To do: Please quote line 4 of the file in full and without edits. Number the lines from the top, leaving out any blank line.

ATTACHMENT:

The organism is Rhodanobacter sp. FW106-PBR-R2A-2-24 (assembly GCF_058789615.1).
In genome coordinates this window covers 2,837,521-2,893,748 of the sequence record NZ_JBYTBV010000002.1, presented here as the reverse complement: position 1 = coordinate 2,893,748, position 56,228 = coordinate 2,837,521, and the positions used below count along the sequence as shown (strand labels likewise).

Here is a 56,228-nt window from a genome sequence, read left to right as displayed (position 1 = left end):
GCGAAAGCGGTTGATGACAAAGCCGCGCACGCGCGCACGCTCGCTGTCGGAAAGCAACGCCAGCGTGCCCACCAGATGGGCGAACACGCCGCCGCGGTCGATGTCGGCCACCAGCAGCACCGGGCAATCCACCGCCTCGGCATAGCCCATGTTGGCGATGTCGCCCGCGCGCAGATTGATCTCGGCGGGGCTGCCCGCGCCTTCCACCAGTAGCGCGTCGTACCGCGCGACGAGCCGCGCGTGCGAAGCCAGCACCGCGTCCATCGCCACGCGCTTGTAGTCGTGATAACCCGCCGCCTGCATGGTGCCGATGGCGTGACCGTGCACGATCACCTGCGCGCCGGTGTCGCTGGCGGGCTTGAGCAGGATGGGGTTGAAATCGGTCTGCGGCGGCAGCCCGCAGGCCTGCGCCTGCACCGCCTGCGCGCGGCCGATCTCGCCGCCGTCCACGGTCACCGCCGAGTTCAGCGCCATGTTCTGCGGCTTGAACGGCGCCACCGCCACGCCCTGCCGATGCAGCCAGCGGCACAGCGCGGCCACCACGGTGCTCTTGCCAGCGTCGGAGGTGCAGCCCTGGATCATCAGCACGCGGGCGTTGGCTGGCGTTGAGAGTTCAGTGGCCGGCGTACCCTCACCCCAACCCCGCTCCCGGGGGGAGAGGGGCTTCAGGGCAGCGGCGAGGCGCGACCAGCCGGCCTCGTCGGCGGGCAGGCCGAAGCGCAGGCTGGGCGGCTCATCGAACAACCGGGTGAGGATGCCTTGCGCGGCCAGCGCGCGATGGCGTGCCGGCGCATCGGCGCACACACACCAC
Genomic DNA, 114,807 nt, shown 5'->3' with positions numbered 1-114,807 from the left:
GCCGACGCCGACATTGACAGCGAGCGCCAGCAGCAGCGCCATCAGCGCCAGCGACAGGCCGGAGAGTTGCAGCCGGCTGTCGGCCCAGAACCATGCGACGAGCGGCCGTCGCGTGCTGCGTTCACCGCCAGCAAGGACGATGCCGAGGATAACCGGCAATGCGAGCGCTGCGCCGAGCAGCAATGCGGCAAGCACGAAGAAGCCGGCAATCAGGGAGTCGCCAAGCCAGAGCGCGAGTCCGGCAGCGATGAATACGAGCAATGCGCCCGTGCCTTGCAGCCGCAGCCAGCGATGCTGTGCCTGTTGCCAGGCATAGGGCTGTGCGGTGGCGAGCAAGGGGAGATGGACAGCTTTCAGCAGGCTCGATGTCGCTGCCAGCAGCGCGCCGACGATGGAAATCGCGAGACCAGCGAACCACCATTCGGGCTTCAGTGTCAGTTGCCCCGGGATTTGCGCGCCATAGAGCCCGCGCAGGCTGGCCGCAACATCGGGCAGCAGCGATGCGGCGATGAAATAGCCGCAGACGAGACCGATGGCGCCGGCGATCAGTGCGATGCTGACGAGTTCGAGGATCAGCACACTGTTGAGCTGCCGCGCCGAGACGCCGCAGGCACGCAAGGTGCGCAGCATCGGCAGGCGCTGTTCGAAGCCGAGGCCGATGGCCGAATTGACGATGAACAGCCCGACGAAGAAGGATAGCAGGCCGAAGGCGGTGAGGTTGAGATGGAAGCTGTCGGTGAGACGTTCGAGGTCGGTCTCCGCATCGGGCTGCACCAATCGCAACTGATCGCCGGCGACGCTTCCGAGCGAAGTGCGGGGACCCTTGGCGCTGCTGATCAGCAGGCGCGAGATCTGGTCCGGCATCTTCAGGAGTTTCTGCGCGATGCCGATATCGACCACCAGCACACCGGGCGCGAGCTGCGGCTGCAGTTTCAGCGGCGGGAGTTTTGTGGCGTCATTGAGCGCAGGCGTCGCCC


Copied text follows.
GCGAAAGCGGTTGATGACAAAGCCGCGCACGCGCGCACGCTCGCTGTCGGAAAGCAACGCCAGCGTGCCCACCAGATGGGCGAACACGCCGCCGCGGTCGATGTCGGCCACCAGCAGCACCGGGCAATCCACCGCCTCGGCATAGCCCATGTTGGCGATGTCGCCCGCGCGCAGATTGATCTCGGCGGGGCTGCCCGCGCCTTCCACCAGTAGCGCGTCGTACCGCGCGACGAGCCGCGCGTGCGAAGCCAGCACCGCGTCCATCGCCACGCGCTTGTAGTCGTGATAACCCGCCGCCTGCATGGTGCCGATGGCGTGACCGTGCACGATCACCTGCGCGCCGGTGTCGCTGGCGGGCTTGAGCAGGATGGGGTTGAAATCGGTCTGCGGCGGCAGCCCGCAGGCCTGCGCCTGCACCGCCTGCGCGCGGCCGATCTCGCCGCCGTCCACGGTCACCGCCGAGTTCAGCGCCATGTTCTGCGGCTTGAACGGCGCCACCGCCACGCCCTGCCGATGCAGCCAGCGGCACAGCGCGGCCACCACGGTGCTCTTGCCAGCGTCGGAGGTGCAGCCCTGGATCATCAGCACGCGGGCGTTGGCTGGCGTTGAGAGTTCAGTGGCCGGCGTACCCTCACCCCAACCCCGCTCCCGGGGGGAGAGGGGCTTCAGGGCAGCGGCGAGGCGCGACCAGCCGGCCTCGTCGGCGGGCAGGCCGAAGCGCAGGCTGGGCGGCTCATCGAACAACCGGGTGAGGATGCCTTGCGCGGCCAGCGCGCGATGGCGTGCCGGCGCATCGGCGCACACACACCAC